CHRISTMAS is a time for a well-earned holiday for many of us, however for Ministers across the country it is anything but.

The festive period is chock-full of one-off services, all of which have to convey important messages about the holidays and what they are about.

For Methodist Minister David Miller, Christmas is thrice as hard, as he presides over Sherston, Luckington and Sheldon Road Methodist Churches.

Having moved from Buckinghamshire in September, he will be giving his first Christmas services in Wiltshire this year.

David spoke to the Standard about how he prepares for his busiest time of the year.

“We start off thinking about the whole series of Christmas services eight weeks in advance,” he said.

“I try and put them together as a whole piece starting the Sunday before Christmas that runs through Christmas Eve and Christmas Day.

“I do this partly so if people come to a couple of services they’re not the same. They take different directions and look at different aspects of the Christmas story.

“There is always a huge rush of preparation in the ten days before. This year there are about eight services over seven days all of which are ‘specials’; it’s a huge preparation task.”

Writing services for what David describes as “all age worship” is another important job, so he aims to keep them “lively and brisk” to ensure the Gospel’s message is communicated to all ages.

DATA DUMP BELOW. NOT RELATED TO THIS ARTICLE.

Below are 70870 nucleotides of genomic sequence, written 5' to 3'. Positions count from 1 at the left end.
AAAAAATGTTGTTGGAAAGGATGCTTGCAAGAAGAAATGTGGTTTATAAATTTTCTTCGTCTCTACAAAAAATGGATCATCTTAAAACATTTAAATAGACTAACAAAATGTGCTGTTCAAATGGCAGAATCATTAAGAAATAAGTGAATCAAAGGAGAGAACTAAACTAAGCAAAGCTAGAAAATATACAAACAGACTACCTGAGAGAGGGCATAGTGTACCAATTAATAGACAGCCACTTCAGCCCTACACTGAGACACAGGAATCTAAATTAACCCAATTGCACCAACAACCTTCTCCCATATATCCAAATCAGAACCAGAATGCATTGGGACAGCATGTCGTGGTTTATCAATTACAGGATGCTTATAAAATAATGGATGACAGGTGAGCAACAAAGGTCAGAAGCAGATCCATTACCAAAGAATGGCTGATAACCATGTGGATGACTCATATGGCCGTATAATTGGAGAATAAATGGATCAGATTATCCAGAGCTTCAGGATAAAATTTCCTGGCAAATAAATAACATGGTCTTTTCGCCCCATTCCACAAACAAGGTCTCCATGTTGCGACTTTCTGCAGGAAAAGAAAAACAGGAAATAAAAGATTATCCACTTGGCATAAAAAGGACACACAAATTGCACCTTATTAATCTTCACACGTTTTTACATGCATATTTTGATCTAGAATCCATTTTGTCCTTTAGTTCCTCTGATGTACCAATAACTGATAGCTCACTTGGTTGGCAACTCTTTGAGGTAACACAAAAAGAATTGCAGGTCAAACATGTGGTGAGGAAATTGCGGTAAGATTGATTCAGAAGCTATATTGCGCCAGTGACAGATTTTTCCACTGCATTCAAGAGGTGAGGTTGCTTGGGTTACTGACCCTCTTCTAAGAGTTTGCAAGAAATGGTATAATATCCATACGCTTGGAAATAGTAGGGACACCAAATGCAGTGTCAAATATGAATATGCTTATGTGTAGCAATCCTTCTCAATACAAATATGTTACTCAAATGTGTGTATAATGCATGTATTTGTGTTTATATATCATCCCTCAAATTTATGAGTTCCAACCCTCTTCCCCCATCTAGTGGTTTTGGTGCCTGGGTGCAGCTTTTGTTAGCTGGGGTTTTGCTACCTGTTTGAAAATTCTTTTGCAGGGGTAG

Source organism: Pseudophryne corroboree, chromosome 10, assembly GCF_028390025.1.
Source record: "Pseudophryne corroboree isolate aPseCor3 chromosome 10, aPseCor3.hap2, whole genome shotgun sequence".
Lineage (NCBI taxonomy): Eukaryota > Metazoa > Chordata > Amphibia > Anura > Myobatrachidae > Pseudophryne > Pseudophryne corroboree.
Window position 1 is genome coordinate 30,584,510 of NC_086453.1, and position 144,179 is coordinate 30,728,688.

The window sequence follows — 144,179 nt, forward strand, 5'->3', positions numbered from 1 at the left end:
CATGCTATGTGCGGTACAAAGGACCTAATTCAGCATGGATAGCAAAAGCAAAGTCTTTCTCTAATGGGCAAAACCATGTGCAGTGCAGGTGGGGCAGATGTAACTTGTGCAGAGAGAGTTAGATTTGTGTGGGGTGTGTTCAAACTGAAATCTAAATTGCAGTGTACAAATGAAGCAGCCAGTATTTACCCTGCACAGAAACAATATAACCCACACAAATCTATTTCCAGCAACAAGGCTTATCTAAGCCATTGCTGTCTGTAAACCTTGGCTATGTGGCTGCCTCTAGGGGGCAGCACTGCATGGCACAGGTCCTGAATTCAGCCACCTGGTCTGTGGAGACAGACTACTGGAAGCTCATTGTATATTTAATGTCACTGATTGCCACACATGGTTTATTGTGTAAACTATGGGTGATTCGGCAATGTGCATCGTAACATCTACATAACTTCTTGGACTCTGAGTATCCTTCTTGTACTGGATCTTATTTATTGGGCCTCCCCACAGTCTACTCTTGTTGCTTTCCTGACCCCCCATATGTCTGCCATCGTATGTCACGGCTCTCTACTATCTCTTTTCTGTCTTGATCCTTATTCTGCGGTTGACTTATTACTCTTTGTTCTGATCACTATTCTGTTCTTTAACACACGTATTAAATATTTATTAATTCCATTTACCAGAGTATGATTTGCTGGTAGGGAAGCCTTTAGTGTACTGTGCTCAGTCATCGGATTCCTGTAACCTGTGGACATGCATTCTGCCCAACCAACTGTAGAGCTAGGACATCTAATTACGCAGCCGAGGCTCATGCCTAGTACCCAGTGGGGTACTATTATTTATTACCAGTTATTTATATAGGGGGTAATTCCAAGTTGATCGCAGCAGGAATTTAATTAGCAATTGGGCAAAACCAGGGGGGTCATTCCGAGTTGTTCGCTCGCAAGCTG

Christmas Day itself is a day of two halves for David.

The morning starts with him leaving the house at 8.30am in time to reach his first service at Sheldon Road Methodist Church in Chippenham.

He kicks the service off and sees it through until near the end, before having to leave his worship leaders and local preachers to conclude, as he gets in his car to make his second service at Luckington for 10.30am.

Members of the Sherston congregation come over to Luckington for the Christmas Day service, which is started by other members of the church.

“Someone else will be ready to start so I don’t fly in with a minute to spare,” said David.

Once the second service is concluded 45 minutes later, David wishes the congregation a happy Christmas and then heads home for lunch with his family.

“Family stuff occurs over lunch and the afternoon,” explained David.

“Our family have developed a pattern of Christmas based around when we all get back home.

“Sometimes if there is someone taken into hospital near Christmas I’ve gone off there after lunch.”

Christmas means many different things to different people, but David believes there are some important take home messages everyone should know.

He said: “The thing I would want people to get out of the Christmas story is that god isn’t remote, but in the birth of Jesus he has stepped into the very life of the world.

“He wants people to know and wants them to be part of his family.”